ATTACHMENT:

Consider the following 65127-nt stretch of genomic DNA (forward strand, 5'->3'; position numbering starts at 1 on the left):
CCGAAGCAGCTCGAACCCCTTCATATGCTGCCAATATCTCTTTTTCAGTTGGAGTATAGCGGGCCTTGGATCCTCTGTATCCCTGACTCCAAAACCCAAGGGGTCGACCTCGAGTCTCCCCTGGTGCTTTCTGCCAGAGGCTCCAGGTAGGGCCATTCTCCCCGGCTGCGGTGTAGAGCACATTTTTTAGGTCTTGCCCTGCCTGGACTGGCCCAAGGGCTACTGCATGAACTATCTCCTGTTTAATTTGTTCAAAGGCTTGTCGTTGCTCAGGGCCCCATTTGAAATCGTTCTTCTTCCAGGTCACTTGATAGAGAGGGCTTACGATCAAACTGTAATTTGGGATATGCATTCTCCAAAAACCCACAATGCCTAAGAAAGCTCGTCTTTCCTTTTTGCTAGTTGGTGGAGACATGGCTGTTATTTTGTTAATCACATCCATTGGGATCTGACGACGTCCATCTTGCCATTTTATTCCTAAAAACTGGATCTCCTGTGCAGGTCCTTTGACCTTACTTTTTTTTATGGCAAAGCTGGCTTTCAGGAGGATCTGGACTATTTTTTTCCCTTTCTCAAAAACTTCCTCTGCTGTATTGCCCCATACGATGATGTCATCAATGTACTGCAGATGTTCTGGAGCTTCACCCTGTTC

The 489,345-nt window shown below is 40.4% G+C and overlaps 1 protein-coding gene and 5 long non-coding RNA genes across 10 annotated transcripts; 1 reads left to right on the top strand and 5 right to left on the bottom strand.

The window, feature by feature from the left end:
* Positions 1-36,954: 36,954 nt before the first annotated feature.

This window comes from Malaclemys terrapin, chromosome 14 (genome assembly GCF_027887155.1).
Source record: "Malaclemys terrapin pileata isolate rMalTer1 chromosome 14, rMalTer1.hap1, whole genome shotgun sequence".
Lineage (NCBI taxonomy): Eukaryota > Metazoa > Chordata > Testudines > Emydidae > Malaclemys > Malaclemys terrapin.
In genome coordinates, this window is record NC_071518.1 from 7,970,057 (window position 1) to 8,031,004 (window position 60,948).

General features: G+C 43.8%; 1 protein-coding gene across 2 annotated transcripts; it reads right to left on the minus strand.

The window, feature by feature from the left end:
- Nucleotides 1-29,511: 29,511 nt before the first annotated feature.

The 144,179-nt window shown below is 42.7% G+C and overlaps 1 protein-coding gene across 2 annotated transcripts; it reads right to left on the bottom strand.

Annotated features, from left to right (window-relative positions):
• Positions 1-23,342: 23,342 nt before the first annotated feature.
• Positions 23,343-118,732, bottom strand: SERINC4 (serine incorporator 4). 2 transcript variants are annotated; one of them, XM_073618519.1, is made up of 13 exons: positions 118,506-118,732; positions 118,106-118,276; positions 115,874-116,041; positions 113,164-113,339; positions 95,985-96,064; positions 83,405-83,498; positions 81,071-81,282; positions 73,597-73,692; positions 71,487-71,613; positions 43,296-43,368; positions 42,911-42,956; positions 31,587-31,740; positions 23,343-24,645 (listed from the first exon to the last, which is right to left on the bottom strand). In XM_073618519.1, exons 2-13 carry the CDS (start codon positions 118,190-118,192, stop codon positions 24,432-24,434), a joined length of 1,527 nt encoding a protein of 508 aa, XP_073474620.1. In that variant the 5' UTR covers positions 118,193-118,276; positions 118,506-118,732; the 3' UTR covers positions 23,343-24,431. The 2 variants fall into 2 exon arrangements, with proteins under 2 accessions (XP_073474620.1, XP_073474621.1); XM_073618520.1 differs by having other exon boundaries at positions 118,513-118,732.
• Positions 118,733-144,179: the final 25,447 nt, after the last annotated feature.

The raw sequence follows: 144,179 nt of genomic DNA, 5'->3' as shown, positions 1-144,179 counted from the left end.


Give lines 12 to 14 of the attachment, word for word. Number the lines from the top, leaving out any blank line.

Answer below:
- Nucleotides 1-29,511: 29,511 nt before the first annotated feature.

The 144,179-nt window shown below is 42.7% G+C and overlaps 1 protein-coding gene across 2 annotated transcripts; it reads right to left on the bottom strand.

Annotated features, from left to right (window-relative positions):